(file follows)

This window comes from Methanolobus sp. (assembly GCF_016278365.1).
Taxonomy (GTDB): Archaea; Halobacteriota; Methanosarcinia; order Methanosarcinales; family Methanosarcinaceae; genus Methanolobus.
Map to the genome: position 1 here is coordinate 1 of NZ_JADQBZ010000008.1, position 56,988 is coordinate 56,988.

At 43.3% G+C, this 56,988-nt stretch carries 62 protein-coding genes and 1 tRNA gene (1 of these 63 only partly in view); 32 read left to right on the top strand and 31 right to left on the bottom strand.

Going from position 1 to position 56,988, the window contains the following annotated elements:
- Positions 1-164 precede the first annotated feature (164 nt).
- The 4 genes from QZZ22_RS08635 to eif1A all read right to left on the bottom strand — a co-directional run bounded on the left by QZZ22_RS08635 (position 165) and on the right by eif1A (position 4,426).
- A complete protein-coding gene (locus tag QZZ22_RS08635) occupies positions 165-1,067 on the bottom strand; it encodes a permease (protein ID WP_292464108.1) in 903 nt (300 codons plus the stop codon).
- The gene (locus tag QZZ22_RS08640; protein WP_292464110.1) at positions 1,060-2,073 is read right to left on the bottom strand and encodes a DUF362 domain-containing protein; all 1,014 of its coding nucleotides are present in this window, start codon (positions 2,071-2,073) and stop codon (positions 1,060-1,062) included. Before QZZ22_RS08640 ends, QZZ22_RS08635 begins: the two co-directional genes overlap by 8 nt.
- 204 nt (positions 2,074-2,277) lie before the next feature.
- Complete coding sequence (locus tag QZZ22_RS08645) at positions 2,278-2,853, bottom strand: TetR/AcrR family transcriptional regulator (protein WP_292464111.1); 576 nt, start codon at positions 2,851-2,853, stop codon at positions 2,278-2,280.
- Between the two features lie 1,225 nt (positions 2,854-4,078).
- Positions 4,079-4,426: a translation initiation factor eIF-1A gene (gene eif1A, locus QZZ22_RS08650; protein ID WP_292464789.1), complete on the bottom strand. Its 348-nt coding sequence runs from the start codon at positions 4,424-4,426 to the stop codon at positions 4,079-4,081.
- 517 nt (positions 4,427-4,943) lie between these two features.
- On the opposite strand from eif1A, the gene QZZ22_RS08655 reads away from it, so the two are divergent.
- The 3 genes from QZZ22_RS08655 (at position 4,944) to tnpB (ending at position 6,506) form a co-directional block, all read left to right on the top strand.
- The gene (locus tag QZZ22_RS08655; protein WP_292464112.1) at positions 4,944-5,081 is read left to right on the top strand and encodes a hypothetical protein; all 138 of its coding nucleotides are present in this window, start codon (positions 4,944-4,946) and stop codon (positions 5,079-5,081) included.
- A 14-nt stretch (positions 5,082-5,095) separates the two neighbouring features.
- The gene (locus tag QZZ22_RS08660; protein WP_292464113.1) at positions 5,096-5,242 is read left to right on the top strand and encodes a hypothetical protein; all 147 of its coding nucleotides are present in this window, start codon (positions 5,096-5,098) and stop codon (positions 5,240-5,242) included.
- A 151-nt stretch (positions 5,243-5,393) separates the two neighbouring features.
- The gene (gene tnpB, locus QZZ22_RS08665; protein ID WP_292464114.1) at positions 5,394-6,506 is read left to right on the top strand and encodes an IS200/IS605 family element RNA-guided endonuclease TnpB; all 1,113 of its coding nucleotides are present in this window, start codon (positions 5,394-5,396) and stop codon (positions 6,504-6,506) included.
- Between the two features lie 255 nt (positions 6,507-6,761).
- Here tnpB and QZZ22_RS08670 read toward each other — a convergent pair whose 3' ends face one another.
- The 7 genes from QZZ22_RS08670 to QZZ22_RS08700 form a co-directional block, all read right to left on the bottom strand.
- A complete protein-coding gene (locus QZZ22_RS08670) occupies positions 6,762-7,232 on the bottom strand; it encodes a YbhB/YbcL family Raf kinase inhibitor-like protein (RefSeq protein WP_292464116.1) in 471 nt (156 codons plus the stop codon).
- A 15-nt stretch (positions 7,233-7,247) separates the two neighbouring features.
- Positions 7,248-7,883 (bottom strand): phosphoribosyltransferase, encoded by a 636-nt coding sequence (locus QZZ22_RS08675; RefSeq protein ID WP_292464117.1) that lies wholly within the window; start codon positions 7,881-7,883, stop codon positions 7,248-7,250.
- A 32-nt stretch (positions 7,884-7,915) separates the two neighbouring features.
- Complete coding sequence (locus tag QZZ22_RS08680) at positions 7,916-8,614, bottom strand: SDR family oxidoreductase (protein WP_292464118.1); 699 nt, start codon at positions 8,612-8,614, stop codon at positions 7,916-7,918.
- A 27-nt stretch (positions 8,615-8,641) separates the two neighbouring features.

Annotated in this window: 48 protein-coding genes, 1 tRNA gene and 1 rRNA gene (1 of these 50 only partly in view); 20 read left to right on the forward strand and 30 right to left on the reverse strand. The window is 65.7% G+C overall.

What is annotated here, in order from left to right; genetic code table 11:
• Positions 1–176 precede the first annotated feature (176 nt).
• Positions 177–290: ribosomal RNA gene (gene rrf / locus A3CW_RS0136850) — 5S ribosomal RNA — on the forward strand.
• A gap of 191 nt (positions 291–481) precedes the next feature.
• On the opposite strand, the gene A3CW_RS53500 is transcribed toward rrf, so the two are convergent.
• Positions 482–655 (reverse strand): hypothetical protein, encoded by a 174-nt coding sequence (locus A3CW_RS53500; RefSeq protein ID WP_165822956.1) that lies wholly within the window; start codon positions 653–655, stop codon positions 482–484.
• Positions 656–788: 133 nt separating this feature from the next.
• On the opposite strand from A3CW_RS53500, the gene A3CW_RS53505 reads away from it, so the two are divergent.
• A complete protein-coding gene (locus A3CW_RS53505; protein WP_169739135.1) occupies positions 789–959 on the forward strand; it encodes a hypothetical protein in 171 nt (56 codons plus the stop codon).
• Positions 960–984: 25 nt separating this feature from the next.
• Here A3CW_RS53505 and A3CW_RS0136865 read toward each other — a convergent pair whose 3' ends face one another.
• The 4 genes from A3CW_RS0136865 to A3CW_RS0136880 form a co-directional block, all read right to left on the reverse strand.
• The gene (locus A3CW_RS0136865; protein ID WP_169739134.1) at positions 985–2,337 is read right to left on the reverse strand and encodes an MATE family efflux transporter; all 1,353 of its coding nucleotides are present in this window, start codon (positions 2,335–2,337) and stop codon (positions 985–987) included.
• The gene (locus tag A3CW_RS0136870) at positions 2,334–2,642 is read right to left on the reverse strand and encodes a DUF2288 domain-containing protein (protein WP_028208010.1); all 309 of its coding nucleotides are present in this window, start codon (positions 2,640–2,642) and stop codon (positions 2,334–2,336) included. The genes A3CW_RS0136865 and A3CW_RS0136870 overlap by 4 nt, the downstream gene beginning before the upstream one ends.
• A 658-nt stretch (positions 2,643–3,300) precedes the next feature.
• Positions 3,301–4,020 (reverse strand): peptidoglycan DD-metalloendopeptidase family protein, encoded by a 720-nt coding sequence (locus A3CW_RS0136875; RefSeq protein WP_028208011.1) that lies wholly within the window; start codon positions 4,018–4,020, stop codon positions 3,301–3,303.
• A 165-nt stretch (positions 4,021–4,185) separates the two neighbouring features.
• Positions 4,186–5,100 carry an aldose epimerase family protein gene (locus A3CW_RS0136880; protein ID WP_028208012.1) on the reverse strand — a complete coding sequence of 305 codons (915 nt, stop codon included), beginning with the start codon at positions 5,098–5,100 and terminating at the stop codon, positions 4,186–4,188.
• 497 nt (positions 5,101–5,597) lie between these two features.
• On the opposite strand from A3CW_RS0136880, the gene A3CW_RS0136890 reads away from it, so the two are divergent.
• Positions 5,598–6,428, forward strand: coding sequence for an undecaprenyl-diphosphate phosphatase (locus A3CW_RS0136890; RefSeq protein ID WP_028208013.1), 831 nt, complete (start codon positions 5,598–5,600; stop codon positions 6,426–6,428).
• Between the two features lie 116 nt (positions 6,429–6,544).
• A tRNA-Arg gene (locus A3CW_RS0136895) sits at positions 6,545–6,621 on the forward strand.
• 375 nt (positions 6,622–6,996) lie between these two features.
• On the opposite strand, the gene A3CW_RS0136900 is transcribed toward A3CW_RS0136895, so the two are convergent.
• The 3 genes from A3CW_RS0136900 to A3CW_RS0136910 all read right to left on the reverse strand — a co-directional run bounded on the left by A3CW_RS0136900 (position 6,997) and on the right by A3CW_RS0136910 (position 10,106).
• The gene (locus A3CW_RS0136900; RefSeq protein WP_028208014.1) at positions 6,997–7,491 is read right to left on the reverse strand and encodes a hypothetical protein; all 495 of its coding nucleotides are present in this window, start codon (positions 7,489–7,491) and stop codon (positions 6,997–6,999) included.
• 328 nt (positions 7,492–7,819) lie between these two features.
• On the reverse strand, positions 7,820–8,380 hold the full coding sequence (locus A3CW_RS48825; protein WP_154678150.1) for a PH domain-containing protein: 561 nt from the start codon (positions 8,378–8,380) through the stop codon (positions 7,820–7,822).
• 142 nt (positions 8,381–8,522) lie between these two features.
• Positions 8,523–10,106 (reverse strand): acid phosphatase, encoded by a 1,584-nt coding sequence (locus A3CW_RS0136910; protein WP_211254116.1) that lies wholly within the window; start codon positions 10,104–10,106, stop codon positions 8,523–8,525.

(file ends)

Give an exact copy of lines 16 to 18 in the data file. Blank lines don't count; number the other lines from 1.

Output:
- The 3 genes from QZZ22_RS08655 (at position 4,944) to tnpB (ending at position 6,506) form a co-directional block, all read left to right on the top strand.
- The gene (locus tag QZZ22_RS08655; protein WP_292464112.1) at positions 4,944-5,081 is read left to right on the top strand and encodes a hypothetical protein; all 138 of its coding nucleotides are present in this window, start codon (positions 4,944-4,946) and stop codon (positions 5,079-5,081) included.
- A 14-nt stretch (positions 5,082-5,095) separates the two neighbouring features.